Change needed for evaluations

It is the time of the semester when UAA students are asked to take a few minutes, break out a No. 2 pencil and fill in the dots of the university’s student evaluation forms. A few fill out the forms diligently but most that do stick around complete the paperwork hastily and scurry out. It’s not uncommon to see half the class leave without filling anything out.

Who can blame them for leaving? When does anyone actually use the information to choose a class or pick a professor?

Not very often, apparently. A circulation desk worker at the Consortium Library estimates the evaluations are viewed once a day at the most. Most UAA students resort to asking friends or fellow students about classes and professors.

Those students that do make it to the library, the Learning Resource Center or the Administration Building to look up evaluations probably won’t like what they find. The information is stored in heavy white binders behind the circulation desk at the library. It is actually easy to access if you know to ask at the desk. But crack open a binder and pages of raw data in eight-point font will confront you. You’ve got some patience if you don’t get a headache after five minutes.

Something isn’t right about students going to our self-proclaimed “library of the 21st century” and sorting through big white binders for information. In the Internet age, why isn’t the evaluation information available online?

According to a June 2003 Northern Light article, evaluations were supposed to be available on WolfLink by Spring 2004. So what happened?

Union of Students vice president Michael Blanton, then a USUAA senator, spearheaded the effort to get the information online and more accessible to students.

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“I thought these should be in an online format,” Blanton said. “It’s only fair since students fill these out that we get information back.”

But over a year has passed and WolfLink is still evaluation-free. Blanton said he thought he had done everything needed.

“The ball was rolling and I was under the impression that nothing else from student government needed to be done,” he said.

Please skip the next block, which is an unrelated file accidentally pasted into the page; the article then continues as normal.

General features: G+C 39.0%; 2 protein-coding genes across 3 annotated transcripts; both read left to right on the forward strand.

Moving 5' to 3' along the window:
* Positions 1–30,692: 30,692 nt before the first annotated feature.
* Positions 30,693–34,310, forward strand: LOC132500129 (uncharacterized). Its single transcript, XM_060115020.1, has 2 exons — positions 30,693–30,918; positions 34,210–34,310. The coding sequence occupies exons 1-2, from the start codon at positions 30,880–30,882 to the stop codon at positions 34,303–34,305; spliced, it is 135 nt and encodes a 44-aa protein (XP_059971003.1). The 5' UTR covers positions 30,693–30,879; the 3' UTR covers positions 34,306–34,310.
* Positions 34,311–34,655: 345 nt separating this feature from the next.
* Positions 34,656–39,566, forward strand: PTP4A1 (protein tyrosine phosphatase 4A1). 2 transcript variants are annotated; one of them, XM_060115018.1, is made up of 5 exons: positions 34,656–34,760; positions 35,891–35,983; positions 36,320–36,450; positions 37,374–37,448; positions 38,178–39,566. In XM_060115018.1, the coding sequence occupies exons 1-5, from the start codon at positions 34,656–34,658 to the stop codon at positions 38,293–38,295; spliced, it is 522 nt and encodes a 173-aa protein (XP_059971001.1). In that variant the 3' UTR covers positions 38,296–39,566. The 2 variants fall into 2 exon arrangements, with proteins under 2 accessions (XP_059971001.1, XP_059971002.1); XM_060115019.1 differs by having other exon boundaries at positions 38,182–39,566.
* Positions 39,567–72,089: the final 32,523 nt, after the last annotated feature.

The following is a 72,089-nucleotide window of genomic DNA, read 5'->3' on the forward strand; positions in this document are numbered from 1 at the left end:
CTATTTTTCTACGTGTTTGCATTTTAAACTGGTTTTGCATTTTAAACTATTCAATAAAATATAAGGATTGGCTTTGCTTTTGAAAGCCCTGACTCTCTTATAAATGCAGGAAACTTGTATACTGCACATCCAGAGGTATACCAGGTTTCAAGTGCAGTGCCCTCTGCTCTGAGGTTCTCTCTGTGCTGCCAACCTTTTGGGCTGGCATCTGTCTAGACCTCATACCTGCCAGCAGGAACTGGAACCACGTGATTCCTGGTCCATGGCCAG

To Blanton’s credit, it seems he had done everything. But two circumstances have held up the process.

Blanton worked on the project with then-Provost Jim Chapman, who departed the UAA in June. Chapman’s departure meant the provost position was largely inactive until Ted Kassier was named to the post Sept. 14. Blanton said he isn’t sure where Kassier stands on the issue. Barbara Tullis, faculty services manager for Academic Affairs, said the provost remains favorable on the project.

The other problem facing the project was the needed approval by UAA’s Faculty Senate. Tullis said that the project was put on the backburner of the senate agenda.

Director of Information Technology Services Peter Rock said that once the project is approved it would take his department about six months to get the information up and running on WolfLink.

But will this information even be that helpful online? It will definitely improve the current situation but changes are needed to the evaluation instrument itself.

Unlike private Websites such as (see page 7), the university only shows students the numbers breakdown from the fill-in-the-dots portion of the evaluation known as the Student Description Information System. Missing is the blue sheet that contains a comments portion that allows students more freedom to answer. Those responses are the ones students want the most. But the blue sheets are returned to the department for review and then given to professors after grades have been issued. They are also used by administration during tenure evaluations.

The SDIS form is too diluted with questions students don’t really care about. Do you need to know how effectively a professor uses visual aids or whether they speak clearly? Probably not. It’s more likely you want to know simply if or if not students recommend the professor, which is on the form but you have to sort through the rest of the data to find it.

The good news is that while the Faculty Senate hasn’t worked to push the current system onto WolfLink, it has examined whether the system is effective in the first place.

The senate formed an ad hoc committee on the SDIS system in June 2004. The five-person committee, chaired by English professor Jeff White, set out to find an alternative to the SDIS by looking at four different evaluation instruments. The committee presented their findings at the Nov. 5 Faculty Senate meeting and recommended UAA move to the Individual Development and Educational Assessment (IDEA) survey system developed at Kansas State University.

The IDEA instrument features “flexible” questioning, requires faculty to provide information about course objectives and has online and campus versions. Now the Faculty Senate has to review the IDEA program and make a decision by the end of the Spring 2005 semester.

In the meantime, UAA students will be left with the current system. So if you want to check up on a professor or class, head to the library of the 21st century but don’t forget your magnifying glass. Oh, and watch out for paper cuts.